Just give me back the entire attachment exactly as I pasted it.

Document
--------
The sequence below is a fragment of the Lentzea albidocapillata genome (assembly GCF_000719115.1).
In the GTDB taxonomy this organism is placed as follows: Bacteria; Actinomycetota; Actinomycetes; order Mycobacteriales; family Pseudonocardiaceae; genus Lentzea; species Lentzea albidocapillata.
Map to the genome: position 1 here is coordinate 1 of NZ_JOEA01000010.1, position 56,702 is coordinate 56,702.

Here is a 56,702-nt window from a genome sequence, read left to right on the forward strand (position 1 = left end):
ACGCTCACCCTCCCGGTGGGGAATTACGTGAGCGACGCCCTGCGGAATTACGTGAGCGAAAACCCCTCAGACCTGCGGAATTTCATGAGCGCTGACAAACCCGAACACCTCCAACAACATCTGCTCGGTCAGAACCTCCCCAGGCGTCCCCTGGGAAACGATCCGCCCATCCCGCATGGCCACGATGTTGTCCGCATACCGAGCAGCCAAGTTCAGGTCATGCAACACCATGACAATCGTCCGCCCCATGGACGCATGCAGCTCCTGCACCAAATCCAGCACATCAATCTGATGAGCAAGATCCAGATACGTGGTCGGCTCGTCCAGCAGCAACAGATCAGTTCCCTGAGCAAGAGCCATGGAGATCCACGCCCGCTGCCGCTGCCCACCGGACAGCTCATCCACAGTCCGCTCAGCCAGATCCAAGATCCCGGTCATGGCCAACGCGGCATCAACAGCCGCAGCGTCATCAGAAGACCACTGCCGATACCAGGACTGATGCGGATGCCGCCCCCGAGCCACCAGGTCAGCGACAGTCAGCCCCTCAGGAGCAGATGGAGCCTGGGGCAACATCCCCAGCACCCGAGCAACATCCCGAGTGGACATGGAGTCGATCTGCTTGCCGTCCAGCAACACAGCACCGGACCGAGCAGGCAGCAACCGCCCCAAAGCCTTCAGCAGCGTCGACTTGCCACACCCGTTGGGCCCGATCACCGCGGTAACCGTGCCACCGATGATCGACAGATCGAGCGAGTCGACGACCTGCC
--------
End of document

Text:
The sequence below is a fragment of the Lentzea albidocapillata genome (assembly GCF_000719115.1).
In the GTDB taxonomy this organism is placed as follows: Bacteria; Actinomycetota; Actinomycetes; order Mycobacteriales; family Pseudonocardiaceae; genus Lentzea; species Lentzea albidocapillata.
Map to the genome: position 1 here is coordinate 1 of NZ_JOEA01000010.1, position 56,702 is coordinate 56,702.

Here is a 56,702-nt window from a genome sequence, read left to right on the forward strand (position 1 = left end):
ACGCTCACCCTCCCGGTGGGGAATTACGTGAGCGACGCCCTGCGGAATTACGTGAGCGAAAACCCCTCAGACCTGCGGAATTTCATGAGCGCTGACAAACCCGAACACCTCCAACAACATCTGCTCGGTCAGAACCTCCCCAGGCGTCCCCTGGGAAACGATCCGCCCATCCCGCATGGCCACGATGTTGTCCGCATACCGAGCAGCCAAGTTCAGGTCATGCAACACCATGACAATCGTCCGCCCCATGGACGCATGCAGCTCCTGCACCAAATCCAGCACATCAATCTGATGAGCAAGATCCAGATACGTGGTCGGCTCGTCCAGCAGCAACAGATCAGTTCCCTGAGCAAGAGCCATGGAGATCCACGCCCGCTGCCGCTGCCCACCGGACAGCTCATCCACAGTCCGCTCAGCCAGATCCAAGATCCCGGTCATGGCCAACGCGGCATCAACAGCCGCAGCGTCATCAGAAGACCACTGCCGATACCAGGACTGATGCGGATGCCGCCCCCGAGCCACCAGGTCAGCGACAGTCAGCCCCTCAGGAGCAGATGGAGCCTGGGGCAACATCCCCAGCACCCGAGCAACATCCCGAGTGGACATGGAGTCGATCTGCTTGCCGTCCAGCAACACAGCACCGGACCGAGCAGGCAGCAACCGCCCCAAAGCCTTCAGCAGCGTCGACTTGCCACACCCGTTGGGCCCGATCACCGCGGTAACCGTGCCACCGATGATCGACAGATCGAGCGAGTCGACGACCTGCC